Q. OK, work for me here. It was a long slog to get this on the air. I sort of know the highlights, but what I don’t have is any perspective on whether your experience getting Quarry to air is unusual. Here in Arkansas, we sort of followed along, and I’m sure you had plenty of people asking you when the thing was actually going to be on the T and V. (And I think that a lot of people are more than a little proud of you for sticking with it.) Can you sum up that experience in a nutshell?
A.It was a little unusual. Nobody really cares when a movie is going to come out unless it’s a sequel to something. Studios never seem to be in a rush, so it’s infuriating, but common. But with TV, there’s a schedule and “time to fill between the commercials,” as they say. So, TV writing is typically more frantic, especially when it’s a network schedule and you’re writing 23 episodes that have to start in September or something. Cable has changed that a bit and HBO is certainly known for taking their time with development, sometimes in order to “get things right” and sometimes just because their Sunday nights are full.
As I mentioned, we went into the room to sell this with the pilot and a show bible (which laid out a 12-episode first season). They ordered the pilot immediately, so we shot that a few years back. Then the network liked what was happening enough to order the scripts for episodes two and three, but also told us that they were moving to only 10-episode or less seasons at HBO and Cinemax, so we also had to re-outline the first season from 12-episodes to 10. Then we wrote the second and third episodes, the network liked those, but wanted to make a couple of changes cast-wise. So, by the time they green-lit the season, they had hired a new director, a couple of new actors, and said, “By the way, can we get eight episodes for this first season instead of ten?”
I’m still not sure the reason for that other than the first season of True Detective had just come out and been a big hit for them. Regardless, changing a season from twelve to ten to eight episodes is pretty significant. They gave us leeway on the pilot and the finale (both are about an hour and twenty minutes), but otherwise we had to cut some story to get it there. We’re ultimately happy with the final product. I’ve bemoaned how long it’s taken only because traditional TV development moves a lot faster (and because I’m getting old), but then you hear stories about how “Game of Thrones” and other shows re-cast roles and re-shot 75% of their pilot and you begin to understand that this experience isn’t as unusual as I cussed about.
Q. Quarry isn’t only set in the ’70s, it’s set in a very specific South — in the sort of slipping-down mid-sized city we tend to have here. Memphis is obviously a character here. I’ll confess I don’t have any familiarity with the source material, but it seems to me to be a near genius decision to place it there. After all, Steve Cropper has said there never was a race issue with musicians in Memphis until after the King assassination (and he dates the beginning of the end for Stax from April 1968), and the river city is a place of confluences and contradictions (and unlike New Orleans or St. Louis) the Dixie mafia faced some strong competition from local thugs there. I loved how Dewey Crowe (he’ll forever be that character, though I know he — like Peter Mullan — is Australian) dropped the line about Williams being one of the group that killed MLK into the conversation — it sort of picked up a rather large rock and showed us the worms, even though he was just kidding. Obviously I don’t know where the show is going, but there’s a lot of meta-fictional territory to explore. Er, thoughts?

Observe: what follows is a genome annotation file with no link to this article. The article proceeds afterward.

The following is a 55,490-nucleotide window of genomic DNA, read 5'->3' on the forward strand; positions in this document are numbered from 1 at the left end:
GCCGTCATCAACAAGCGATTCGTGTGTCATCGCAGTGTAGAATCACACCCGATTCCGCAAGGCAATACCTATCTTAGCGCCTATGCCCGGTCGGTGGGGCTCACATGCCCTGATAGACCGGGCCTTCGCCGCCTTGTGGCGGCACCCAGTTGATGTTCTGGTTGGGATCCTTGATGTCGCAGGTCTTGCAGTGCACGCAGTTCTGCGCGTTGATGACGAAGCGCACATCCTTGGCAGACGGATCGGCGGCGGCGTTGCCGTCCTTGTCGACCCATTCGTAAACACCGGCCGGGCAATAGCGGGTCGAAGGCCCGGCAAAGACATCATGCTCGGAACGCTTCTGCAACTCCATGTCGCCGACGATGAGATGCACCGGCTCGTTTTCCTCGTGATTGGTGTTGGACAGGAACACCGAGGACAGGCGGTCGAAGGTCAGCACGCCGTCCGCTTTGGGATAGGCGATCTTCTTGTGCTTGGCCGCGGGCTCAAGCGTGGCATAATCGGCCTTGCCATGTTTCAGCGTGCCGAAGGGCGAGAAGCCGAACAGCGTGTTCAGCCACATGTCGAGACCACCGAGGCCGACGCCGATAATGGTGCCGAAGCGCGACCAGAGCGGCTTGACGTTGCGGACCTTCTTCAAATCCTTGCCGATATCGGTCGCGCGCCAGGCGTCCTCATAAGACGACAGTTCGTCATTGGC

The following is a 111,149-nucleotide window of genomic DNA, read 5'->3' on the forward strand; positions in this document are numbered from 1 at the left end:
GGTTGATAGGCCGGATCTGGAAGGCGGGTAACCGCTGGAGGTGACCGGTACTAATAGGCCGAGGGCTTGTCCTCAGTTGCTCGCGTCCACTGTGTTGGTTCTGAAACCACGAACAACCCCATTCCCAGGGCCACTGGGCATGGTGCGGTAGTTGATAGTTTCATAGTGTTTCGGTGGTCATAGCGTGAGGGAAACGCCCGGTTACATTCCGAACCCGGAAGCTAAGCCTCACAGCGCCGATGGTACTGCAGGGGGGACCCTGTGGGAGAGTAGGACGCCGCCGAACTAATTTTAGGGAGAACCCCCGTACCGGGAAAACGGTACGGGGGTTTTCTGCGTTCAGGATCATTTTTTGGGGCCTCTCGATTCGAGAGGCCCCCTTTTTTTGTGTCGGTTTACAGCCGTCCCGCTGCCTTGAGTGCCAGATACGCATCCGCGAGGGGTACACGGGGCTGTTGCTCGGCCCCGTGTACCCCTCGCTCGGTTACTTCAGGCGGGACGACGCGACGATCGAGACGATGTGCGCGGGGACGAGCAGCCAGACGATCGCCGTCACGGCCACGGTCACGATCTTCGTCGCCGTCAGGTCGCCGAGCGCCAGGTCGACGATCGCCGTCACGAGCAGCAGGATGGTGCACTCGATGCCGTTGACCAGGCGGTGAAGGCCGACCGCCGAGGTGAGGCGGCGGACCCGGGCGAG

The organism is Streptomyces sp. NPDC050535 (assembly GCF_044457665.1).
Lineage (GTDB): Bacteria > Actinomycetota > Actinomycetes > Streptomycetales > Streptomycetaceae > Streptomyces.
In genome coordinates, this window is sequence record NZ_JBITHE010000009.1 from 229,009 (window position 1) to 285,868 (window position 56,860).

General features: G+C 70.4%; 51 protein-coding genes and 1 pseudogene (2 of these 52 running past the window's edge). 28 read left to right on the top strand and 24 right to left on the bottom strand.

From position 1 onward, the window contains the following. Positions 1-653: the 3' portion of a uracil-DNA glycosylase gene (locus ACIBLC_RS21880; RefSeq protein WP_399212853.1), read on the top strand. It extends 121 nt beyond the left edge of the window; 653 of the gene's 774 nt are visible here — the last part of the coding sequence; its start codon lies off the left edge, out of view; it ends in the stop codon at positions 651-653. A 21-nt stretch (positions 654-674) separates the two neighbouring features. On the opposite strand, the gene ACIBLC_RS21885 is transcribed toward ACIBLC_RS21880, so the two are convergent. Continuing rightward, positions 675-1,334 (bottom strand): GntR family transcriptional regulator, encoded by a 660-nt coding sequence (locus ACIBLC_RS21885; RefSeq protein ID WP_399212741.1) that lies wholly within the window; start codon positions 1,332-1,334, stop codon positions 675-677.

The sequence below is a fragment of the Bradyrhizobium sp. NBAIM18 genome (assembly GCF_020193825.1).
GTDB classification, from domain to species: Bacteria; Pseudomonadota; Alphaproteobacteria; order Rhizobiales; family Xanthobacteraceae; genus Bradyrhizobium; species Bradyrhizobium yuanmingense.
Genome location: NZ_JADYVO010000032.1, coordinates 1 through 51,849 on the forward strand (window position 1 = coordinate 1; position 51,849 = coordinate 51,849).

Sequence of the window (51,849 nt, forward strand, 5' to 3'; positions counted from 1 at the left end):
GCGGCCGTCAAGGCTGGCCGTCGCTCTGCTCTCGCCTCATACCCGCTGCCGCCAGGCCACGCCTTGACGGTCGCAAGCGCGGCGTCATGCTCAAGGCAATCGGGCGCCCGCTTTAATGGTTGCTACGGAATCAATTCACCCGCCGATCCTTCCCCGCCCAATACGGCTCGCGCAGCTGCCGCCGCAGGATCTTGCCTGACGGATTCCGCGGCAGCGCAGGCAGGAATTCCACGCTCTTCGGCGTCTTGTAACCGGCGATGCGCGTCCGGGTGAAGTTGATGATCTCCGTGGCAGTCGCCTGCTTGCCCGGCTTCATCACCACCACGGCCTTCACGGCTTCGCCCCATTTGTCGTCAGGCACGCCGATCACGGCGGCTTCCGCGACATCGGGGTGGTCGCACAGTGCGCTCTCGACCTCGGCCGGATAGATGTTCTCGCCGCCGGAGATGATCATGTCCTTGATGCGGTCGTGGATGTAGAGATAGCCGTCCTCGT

A. I’ve always loved Memphis. To quote a friend of mine, it’s as if American colonialism and industrialism washed up together on a single shore. And while it hurts to look at it sometimes, that seems like all the more reason to look at it more closely. I’m so glad you mentioned that Cropper quote. That’s everything we heard and read. Not that there wasn’t covert or overt racism in Memphis before the King assassination. It was a Southern (or should I just say American?) city after all. But Jim Crow was often upended by the collaboration of black and white musicians and black and white audiences enjoying that music together. I’m assuming that’s why the cut was so deep when King was shot on those streets.
It split the city in two, and everyone you speak to who was alive at the time marks 1968 as the shift. White flight had begun, of course, but the combination of the King assassination and the forced integration of busing (which happened in 1972 and we deal with some in season one) hastened and exacerbated it. We are research junkies and, while we were able to work in a lot of what we wanted to touch on in Memphis in 1972 (the tumult of race, the music of Stax and other soul labels shifting toward more rock ‘n’ roll, Big Star, etc., as well as getting to shoot there for a couple of weeks to highlight important locations of the era – we work in Earnestine & Hazel’s, Stax, the classic neon sputnik sign, the Mississippi River, obviously, the roof of the Peabody, Tom Lee Park, the De Soto bridge under construction, and some downtown and skyscapes), there are so many storylines and places of the era that we didn’t get utilize.